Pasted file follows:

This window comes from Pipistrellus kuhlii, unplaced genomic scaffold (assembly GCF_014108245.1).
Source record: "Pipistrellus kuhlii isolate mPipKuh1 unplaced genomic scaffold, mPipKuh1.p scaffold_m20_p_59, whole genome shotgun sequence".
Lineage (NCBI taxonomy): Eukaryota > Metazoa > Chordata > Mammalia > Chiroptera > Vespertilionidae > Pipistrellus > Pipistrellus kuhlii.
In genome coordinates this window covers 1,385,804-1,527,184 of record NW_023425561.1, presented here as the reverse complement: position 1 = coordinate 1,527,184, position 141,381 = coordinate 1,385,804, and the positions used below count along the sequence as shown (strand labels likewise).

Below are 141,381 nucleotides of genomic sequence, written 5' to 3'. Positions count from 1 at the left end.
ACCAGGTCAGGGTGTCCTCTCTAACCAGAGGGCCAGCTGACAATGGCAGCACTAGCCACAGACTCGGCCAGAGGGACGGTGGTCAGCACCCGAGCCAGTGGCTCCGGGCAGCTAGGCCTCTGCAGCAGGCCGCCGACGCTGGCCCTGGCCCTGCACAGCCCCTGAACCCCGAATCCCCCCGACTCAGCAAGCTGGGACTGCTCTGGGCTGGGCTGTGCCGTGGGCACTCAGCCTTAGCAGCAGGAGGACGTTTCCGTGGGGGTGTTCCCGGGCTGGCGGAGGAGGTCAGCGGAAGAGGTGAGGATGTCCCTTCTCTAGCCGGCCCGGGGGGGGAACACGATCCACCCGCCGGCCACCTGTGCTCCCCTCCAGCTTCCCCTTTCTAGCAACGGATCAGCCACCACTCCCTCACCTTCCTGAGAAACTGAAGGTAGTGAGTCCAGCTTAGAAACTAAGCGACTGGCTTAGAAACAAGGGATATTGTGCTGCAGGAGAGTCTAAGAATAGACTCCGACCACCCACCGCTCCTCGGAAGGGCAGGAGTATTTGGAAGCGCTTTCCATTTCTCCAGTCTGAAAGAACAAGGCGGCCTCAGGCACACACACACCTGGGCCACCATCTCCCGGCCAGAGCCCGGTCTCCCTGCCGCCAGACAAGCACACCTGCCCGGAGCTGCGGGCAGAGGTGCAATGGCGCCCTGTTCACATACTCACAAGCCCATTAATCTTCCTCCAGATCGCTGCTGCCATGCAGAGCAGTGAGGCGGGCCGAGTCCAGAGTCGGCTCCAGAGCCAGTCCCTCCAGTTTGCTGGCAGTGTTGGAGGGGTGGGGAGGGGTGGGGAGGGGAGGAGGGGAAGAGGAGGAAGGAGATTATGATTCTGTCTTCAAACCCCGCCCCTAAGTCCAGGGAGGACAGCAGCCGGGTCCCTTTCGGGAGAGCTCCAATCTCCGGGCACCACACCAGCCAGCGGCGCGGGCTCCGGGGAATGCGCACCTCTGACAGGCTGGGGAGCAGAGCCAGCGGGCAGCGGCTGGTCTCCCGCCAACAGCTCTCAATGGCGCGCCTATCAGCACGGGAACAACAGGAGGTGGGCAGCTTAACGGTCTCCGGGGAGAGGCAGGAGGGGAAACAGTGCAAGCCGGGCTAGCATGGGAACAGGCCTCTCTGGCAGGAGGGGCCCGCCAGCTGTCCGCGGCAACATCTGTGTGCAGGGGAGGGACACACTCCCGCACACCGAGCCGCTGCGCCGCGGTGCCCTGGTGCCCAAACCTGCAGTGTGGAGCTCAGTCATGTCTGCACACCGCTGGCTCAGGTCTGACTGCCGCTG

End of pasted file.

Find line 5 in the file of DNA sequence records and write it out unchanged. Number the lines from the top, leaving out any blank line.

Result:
Below are 141,381 nucleotides of genomic sequence, written 5' to 3'. Positions count from 1 at the left end.